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Study shows some knit as more than a hobby

Study shows some knit as more than a hobby (NTV News)
Study shows some knit as more than a hobby (NTV News)
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Many of us picked up a new activity or hobby during the pandemic and if you started knitting you aren't alone.

Knitting and crochet have seen a big comeback in popularity over the last several years and a professor at the university of Nebraska has been looking into this new trend and found that, for some, there is much more to the hobby than just knitting.

Nobody is really quite sure when the trend started but yarn shops across the country have noticed a big uptick in business in the last few years.

"Our business has been up 35%. Because they had time on their hands and they came to us and they wanted to pick up a project and make that happen," said Angie Barret, Owner of Knit-Paper-Scissors in Lincoln.

Often thought of as an activity for old ladies knitting is suddenly a cool thing to do once more and Andre Maciel, a UNL professor who studies consumer behavior, says that many of those picking up the needles are looking to bring some respect to the often disparaged concept of "women's work".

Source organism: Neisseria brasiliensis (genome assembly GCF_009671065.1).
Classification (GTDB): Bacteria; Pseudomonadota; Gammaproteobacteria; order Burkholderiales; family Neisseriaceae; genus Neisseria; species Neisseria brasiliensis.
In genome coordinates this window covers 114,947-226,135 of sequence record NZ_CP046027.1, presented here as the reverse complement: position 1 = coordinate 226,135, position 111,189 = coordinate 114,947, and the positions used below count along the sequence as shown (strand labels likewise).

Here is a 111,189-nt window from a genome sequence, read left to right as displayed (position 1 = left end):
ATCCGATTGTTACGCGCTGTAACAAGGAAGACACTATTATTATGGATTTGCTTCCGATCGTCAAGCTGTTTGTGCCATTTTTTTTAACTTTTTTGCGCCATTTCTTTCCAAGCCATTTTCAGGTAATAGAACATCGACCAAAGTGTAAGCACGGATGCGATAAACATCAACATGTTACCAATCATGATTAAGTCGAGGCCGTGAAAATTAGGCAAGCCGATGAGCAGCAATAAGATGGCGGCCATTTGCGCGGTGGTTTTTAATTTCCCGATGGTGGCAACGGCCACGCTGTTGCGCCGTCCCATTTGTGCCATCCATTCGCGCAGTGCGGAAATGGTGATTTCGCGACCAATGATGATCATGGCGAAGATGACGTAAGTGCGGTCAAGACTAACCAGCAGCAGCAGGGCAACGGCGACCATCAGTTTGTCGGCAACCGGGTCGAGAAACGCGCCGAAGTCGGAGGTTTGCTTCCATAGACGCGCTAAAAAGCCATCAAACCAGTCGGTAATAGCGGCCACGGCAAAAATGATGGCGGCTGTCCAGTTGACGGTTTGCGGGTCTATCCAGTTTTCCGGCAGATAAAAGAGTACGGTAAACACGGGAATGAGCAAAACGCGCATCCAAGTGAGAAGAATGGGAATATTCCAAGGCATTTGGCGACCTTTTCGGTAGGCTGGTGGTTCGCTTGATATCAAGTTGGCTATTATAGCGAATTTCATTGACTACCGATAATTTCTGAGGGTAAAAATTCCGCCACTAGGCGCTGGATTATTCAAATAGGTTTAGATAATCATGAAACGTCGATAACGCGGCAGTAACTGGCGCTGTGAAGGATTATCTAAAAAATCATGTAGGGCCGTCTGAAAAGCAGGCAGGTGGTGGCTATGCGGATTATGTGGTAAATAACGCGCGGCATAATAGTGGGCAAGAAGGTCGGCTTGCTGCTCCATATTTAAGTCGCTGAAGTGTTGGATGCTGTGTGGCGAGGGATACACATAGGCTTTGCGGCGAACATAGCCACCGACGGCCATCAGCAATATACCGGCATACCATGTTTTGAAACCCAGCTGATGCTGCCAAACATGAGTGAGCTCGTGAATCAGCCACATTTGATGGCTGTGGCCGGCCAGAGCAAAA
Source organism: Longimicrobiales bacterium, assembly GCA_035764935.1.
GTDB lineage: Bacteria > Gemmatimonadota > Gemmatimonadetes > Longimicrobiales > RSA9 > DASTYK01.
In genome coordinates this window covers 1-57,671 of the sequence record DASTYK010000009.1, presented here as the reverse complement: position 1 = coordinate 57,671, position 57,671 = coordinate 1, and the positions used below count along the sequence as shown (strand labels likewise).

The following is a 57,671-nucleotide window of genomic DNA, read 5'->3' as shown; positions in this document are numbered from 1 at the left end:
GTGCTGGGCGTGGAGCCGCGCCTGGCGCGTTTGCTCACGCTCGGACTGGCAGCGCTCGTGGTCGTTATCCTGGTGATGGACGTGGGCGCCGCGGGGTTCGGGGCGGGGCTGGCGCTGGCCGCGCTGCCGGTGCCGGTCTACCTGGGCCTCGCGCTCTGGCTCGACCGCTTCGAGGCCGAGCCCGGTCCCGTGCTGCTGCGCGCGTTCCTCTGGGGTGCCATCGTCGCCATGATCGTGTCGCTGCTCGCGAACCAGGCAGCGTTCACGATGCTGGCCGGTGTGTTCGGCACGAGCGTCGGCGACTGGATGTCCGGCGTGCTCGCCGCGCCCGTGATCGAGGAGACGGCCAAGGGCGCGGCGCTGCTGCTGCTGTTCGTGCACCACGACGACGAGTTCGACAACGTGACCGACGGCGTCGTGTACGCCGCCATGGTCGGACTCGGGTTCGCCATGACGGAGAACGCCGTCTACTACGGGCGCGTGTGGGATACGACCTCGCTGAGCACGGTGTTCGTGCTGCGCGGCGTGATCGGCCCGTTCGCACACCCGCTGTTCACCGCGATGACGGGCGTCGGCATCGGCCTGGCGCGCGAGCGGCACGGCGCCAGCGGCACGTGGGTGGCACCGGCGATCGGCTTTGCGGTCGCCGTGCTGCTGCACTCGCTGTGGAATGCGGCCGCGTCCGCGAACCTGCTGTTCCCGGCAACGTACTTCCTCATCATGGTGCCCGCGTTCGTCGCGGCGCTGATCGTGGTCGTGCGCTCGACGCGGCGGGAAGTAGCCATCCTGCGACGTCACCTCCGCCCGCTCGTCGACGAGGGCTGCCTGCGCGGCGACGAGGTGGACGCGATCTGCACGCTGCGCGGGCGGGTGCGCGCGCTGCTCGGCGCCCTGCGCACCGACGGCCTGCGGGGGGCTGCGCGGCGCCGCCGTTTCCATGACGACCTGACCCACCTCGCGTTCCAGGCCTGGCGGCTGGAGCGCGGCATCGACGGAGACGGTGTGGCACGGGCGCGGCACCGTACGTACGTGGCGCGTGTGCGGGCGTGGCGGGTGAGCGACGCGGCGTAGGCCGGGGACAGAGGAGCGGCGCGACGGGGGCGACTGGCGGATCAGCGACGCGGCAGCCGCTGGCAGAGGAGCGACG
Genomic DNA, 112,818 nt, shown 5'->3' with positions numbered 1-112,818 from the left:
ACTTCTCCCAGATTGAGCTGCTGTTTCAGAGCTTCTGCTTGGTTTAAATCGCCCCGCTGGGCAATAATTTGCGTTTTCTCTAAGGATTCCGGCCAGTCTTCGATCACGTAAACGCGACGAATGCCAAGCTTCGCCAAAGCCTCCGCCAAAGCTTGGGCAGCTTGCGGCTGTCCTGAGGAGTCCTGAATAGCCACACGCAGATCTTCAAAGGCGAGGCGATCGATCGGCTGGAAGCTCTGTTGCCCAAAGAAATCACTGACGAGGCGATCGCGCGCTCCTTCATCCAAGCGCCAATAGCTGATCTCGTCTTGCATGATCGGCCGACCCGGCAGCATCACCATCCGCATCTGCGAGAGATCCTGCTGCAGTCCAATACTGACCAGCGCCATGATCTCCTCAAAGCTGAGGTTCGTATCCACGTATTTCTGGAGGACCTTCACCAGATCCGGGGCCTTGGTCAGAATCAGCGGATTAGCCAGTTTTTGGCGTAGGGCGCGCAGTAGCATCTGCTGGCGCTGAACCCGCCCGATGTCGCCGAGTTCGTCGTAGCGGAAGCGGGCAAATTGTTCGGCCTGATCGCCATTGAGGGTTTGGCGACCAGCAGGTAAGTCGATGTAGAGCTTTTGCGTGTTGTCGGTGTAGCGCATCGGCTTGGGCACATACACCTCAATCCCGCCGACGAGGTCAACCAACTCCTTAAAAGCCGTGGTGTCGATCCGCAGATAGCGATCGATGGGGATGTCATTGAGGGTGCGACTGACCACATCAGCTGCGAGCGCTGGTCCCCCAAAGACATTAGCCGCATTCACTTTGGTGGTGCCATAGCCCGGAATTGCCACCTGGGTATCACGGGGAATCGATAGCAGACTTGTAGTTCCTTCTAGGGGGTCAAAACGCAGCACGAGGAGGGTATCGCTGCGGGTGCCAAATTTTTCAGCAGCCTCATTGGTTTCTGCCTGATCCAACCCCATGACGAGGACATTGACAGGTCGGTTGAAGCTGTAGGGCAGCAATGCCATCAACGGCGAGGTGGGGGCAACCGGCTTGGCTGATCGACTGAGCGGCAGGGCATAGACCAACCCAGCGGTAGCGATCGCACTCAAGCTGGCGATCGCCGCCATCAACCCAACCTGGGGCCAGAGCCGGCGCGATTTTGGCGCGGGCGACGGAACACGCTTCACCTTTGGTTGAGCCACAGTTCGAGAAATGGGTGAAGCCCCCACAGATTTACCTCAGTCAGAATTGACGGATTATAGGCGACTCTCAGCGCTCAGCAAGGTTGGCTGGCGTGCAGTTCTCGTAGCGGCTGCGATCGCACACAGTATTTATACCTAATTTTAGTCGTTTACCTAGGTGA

"Women were reclaiming the activity or the identity of knitting, knowing that there were stereotypes associated with that and wanting to fight against that. They wanted to confront those stereotypes to try and change them," said Maciel

Maciel's research shows that for some knitting was a quiet to make a statement, with women using their knitting skills in everything from charitable donations to political statements.

"During the women's march we sold out of our pink yarn, there was definitely a demand for it," said Barret.

"The ability to make the hats gave us, I think it gave us power. And it helped us feel a part of it," said Stacy Stupka, one of a group of knitters who gather at Knit-Paper-Scissors.

Maciel found many of these women weren't looking to shirk traditional gender roles but instead demand respect for activities that have long been de-valued for being too feminine.

"They were not abandoning those roles to become radical activists. Instead they were infusing this cultural politics or identity politics into their everyday lives," said Maciel.

Maciel says though not everyone is getting into knitting to make a statement, some are just looking for community, or some stress relief.

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"I don't necessarily find it not stressful to knit, because I have to rip this out again...," said Stupka

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